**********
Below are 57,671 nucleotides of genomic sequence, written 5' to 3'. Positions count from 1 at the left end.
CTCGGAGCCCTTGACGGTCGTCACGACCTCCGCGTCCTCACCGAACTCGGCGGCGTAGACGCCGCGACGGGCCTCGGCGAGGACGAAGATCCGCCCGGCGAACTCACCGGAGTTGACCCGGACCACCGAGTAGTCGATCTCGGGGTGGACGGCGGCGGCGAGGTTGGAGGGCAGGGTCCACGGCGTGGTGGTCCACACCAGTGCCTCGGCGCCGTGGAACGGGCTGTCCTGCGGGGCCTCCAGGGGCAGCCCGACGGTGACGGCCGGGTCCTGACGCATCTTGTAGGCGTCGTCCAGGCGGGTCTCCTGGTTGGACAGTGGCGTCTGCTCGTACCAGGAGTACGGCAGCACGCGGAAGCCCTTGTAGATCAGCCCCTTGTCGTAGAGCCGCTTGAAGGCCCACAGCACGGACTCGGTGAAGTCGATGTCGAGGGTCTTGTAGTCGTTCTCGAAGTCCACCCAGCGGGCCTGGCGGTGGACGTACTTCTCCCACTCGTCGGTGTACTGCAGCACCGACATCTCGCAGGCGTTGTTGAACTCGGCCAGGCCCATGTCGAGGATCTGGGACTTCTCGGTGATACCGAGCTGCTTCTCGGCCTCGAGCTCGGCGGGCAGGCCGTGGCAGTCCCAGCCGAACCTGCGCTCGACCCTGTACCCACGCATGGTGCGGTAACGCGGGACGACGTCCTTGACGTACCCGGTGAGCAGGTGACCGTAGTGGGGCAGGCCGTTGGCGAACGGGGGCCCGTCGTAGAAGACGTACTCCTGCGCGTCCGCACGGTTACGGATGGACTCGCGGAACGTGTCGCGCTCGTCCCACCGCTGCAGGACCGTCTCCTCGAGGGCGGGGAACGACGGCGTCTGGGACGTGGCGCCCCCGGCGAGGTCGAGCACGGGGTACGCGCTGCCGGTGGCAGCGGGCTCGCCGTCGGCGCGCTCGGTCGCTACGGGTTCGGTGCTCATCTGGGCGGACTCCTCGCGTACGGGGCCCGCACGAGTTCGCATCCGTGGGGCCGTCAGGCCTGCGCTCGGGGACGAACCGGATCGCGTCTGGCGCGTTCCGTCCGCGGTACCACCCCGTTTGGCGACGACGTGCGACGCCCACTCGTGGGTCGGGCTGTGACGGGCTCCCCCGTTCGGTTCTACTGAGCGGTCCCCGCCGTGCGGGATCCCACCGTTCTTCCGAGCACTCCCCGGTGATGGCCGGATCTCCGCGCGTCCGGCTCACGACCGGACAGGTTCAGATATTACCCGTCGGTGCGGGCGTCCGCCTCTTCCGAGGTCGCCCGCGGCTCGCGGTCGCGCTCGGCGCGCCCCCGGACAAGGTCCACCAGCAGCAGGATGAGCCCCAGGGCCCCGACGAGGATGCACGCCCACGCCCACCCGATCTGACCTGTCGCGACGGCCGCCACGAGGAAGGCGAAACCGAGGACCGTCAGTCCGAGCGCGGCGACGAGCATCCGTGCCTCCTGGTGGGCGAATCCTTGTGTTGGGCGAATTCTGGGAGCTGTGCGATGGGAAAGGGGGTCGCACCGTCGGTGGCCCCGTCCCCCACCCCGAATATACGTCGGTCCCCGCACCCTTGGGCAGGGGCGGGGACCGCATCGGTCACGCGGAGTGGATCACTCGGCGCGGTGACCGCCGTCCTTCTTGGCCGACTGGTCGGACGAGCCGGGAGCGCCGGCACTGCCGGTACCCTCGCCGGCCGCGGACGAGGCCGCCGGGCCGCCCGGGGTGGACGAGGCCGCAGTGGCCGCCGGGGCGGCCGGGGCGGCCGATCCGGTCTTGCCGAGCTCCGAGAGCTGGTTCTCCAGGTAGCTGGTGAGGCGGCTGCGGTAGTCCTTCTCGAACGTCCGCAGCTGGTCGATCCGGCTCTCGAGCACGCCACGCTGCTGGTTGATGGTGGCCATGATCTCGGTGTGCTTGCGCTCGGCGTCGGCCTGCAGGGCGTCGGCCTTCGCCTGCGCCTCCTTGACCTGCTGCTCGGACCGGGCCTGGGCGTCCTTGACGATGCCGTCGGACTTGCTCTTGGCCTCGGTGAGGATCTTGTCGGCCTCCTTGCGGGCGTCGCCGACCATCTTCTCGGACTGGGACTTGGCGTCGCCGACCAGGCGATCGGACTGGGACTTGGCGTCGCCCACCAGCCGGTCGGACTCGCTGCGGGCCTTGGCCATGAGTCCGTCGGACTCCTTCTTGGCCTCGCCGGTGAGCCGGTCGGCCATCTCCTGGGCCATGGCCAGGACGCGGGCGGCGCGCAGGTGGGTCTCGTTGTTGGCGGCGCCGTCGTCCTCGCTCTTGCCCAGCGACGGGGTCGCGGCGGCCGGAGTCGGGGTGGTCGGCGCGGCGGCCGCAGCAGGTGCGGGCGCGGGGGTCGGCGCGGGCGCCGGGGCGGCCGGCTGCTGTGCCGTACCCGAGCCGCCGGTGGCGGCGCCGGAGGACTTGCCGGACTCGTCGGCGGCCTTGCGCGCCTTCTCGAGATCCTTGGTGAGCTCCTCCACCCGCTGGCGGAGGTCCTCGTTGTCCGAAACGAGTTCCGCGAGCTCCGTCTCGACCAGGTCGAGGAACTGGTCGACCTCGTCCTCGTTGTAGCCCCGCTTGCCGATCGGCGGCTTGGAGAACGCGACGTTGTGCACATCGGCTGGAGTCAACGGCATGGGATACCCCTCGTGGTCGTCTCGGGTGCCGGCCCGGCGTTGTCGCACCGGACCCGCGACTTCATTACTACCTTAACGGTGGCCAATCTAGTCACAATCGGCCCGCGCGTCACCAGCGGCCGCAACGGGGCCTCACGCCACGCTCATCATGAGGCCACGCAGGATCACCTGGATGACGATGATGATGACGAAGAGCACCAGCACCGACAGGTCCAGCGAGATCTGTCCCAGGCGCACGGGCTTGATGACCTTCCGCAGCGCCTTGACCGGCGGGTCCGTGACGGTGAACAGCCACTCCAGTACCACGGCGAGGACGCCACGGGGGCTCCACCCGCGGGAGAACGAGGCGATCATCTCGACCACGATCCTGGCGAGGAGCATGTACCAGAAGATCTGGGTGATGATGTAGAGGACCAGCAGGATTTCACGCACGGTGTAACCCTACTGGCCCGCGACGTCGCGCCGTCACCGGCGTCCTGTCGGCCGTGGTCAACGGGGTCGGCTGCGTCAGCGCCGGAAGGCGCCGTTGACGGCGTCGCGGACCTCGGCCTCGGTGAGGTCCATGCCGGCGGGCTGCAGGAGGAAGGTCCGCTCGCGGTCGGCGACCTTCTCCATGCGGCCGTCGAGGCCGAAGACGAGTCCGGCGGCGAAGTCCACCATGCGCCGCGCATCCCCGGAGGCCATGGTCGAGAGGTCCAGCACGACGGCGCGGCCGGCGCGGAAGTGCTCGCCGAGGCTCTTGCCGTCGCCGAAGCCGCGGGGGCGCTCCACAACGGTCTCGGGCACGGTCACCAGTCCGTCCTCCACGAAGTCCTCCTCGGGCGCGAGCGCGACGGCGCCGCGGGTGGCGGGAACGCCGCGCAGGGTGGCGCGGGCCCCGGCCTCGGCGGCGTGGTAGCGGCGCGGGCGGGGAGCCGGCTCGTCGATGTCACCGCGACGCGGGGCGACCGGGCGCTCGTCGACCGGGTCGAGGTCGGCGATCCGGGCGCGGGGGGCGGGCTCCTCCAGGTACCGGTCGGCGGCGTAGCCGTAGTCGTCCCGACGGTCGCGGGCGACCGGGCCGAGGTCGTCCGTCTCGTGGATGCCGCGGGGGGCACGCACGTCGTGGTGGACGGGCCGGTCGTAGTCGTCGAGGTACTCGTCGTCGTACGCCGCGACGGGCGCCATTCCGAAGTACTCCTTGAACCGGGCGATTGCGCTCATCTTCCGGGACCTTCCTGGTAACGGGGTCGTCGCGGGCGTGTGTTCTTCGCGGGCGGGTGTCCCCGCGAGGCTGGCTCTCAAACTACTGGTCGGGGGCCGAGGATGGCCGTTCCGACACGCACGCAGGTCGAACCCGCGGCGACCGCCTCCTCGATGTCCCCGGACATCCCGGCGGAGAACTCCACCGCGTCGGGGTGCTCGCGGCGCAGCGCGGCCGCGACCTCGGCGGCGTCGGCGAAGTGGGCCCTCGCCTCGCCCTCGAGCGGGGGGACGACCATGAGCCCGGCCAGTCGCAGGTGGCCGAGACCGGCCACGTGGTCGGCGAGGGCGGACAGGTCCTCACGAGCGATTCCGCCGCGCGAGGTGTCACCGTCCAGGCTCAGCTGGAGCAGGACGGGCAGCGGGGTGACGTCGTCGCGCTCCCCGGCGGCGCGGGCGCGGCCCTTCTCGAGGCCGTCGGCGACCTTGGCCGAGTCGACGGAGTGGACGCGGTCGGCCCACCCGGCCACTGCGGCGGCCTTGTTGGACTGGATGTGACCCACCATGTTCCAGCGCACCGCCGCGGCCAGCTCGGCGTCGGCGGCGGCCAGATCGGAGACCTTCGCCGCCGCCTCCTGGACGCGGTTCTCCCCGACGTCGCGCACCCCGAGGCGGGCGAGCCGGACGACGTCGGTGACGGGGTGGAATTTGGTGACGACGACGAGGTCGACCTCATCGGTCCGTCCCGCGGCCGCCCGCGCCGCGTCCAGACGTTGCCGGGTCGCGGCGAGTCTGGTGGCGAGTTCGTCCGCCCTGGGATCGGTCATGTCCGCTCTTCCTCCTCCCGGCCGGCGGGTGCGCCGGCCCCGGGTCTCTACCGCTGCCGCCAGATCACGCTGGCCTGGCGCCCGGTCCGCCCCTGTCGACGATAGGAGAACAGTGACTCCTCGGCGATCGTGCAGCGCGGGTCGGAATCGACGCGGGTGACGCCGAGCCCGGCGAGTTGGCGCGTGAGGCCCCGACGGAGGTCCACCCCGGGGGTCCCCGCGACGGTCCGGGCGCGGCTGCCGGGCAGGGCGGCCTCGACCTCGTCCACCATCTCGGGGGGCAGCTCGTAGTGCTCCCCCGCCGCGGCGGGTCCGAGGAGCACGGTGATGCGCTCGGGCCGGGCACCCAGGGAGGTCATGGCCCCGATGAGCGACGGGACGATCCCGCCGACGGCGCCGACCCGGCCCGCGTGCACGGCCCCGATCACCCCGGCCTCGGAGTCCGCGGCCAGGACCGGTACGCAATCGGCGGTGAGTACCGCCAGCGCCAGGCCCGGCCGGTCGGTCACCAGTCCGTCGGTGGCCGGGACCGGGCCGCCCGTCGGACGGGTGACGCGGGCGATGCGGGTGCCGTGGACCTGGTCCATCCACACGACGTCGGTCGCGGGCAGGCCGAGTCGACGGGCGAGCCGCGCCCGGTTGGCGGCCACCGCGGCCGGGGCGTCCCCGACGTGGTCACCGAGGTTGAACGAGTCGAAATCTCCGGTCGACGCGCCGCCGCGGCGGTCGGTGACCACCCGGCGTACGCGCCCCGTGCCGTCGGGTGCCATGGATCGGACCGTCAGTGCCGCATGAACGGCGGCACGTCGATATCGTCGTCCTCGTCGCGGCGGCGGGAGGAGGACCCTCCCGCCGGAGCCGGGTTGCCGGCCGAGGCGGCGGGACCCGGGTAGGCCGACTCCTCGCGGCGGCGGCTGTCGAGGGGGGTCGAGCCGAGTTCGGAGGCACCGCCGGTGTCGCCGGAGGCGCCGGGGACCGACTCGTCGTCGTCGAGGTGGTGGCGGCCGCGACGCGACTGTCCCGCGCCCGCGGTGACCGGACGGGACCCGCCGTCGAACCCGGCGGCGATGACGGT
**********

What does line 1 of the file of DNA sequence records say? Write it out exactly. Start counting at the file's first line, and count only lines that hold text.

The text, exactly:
Below are 57,671 nucleotides of genomic sequence, written 5' to 3'. Positions count from 1 at the left end.